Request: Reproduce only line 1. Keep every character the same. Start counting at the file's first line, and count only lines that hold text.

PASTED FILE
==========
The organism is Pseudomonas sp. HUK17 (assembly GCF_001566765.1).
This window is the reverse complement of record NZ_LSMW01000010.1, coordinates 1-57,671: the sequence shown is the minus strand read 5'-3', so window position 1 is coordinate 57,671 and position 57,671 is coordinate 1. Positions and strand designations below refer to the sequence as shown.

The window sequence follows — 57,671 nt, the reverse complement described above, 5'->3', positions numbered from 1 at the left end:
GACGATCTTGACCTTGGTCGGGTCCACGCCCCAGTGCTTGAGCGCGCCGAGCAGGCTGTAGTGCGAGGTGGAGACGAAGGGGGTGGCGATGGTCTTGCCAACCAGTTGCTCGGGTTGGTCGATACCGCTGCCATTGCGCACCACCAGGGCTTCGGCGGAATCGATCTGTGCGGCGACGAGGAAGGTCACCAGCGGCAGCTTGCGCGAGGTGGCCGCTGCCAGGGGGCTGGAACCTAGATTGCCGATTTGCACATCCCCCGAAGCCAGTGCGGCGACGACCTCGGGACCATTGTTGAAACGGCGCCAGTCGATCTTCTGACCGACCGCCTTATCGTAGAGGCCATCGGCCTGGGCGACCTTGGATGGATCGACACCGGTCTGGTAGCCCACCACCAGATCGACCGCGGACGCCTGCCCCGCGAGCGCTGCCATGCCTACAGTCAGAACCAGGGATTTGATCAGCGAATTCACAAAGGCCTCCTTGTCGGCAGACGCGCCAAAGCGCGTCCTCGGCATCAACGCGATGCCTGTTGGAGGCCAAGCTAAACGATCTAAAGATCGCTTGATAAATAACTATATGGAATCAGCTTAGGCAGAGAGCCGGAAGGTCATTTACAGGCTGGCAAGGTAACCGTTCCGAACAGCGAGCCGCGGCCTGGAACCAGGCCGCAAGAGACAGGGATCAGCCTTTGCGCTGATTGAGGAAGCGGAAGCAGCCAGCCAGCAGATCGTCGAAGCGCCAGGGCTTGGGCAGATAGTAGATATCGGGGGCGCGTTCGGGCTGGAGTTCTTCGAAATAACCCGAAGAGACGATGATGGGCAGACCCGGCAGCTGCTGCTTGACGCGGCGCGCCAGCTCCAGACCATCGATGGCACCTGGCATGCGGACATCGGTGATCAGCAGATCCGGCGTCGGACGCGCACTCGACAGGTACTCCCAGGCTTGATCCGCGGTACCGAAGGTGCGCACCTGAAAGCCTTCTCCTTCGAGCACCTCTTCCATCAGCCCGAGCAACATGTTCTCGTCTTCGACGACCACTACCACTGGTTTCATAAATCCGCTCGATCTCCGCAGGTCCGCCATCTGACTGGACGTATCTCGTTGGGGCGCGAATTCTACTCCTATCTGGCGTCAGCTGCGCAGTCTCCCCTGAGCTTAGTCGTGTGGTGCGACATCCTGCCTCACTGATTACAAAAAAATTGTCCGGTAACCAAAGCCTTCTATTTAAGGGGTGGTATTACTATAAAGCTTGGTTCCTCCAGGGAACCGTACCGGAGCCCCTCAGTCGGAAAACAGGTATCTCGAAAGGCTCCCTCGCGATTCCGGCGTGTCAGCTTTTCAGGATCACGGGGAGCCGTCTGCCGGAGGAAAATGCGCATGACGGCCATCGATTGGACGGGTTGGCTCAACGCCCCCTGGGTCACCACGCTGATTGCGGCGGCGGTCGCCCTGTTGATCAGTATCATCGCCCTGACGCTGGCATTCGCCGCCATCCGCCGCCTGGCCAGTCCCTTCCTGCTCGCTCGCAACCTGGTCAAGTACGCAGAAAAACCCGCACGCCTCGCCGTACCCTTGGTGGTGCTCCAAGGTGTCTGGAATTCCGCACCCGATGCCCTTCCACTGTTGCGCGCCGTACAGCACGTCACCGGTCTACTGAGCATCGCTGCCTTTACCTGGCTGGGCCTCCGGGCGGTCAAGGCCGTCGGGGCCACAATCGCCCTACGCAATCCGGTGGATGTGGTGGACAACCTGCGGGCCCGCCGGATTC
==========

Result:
The organism is Pseudomonas sp. HUK17 (assembly GCF_001566765.1).